BIS Agustín Carstens - Crypto Bear Market Gives UK Regulators Breathing Space to Finalize Crypto Regulation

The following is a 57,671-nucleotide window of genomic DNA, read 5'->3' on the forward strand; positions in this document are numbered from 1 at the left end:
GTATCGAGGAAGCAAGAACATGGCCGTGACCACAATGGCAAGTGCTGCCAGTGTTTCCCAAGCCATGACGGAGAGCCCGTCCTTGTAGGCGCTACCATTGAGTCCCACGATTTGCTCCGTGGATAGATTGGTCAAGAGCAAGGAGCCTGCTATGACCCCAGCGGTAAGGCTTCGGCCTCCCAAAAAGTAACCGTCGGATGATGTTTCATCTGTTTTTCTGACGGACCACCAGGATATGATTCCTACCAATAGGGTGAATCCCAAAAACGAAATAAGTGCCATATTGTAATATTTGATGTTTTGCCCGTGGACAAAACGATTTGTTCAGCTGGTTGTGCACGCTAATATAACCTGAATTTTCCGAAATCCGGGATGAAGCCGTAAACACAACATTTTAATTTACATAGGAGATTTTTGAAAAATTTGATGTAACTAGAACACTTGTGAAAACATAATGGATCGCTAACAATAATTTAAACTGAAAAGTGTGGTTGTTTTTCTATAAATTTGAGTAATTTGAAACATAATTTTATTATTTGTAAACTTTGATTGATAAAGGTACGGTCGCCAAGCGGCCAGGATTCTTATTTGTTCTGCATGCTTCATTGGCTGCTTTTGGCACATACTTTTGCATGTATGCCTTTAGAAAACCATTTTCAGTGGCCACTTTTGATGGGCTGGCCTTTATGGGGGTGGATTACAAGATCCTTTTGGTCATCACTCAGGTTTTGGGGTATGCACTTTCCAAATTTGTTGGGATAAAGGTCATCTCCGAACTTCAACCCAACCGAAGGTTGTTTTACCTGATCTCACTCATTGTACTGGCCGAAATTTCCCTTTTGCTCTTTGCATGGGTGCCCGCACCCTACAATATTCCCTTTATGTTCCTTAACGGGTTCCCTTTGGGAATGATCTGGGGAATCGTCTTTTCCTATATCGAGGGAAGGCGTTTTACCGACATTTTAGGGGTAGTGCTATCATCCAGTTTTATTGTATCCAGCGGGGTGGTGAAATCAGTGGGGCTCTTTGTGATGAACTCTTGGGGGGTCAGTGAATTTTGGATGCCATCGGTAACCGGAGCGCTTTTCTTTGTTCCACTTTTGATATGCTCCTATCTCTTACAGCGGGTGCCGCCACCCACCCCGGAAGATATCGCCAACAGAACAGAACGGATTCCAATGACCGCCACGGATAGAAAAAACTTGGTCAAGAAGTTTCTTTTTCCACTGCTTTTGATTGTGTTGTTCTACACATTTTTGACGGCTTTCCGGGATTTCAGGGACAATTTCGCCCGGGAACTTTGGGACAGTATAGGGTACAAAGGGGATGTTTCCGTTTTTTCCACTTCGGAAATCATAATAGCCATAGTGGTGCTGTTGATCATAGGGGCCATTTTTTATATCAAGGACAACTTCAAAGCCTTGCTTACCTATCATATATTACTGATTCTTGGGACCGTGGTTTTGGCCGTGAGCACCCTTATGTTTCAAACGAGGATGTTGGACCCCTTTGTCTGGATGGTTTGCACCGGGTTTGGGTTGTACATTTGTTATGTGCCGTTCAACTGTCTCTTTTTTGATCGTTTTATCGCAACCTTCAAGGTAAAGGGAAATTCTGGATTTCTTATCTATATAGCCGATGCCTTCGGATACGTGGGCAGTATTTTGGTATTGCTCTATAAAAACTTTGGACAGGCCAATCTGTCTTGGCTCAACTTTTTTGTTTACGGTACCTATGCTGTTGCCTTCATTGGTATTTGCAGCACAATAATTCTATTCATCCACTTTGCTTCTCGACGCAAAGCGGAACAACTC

Canadian Securities Administrators | Nov 12, 2019 Montreal and Singapore - Members of the Canadian Securities Administrators (CSA) have signed a fintech co-operation agreement with the Monetary Authority of Singapore (MAS). The members are the securities regulatory authorities in Alberta, British Columbia, Manitoba, New Brunswick, Nova Scotia, Ontario, Québec and Saskatchewan. The agreement extends the work of the CSA Regulatory Sandbox Initiative and the MAS Fintech and Innovation Group. Notably, it includes a referral mechanism for innovative businesses, and will enhance and clearly define information-sharing between these jurisdictions. “This agreement with MAS will allow innovative businesses in Canada and Singapore access to new regulated markets,” said Louis Morisset, CSA Chair and President and CEO of the Autorité des marchés financiers. “Flexible regulatory environments with appropriate investor protection measures are best-placed to support the rapidly growing fintech industry.” “Singapore and Canada are no strangers in fintech collaboration. MAS and Bank of Canada had collaborated on a project to explore cross-border payments transactions on blockchain. This co-operation agreement will strengthen our co-operation between the 2 countries, specifically in developing innovative solutions for the securities sector,” said Sopnendu Mohanty, Chief FinTech Officer, MAS. The co-operation agreement exchange ceremony was held at the Canadian Pavilion ...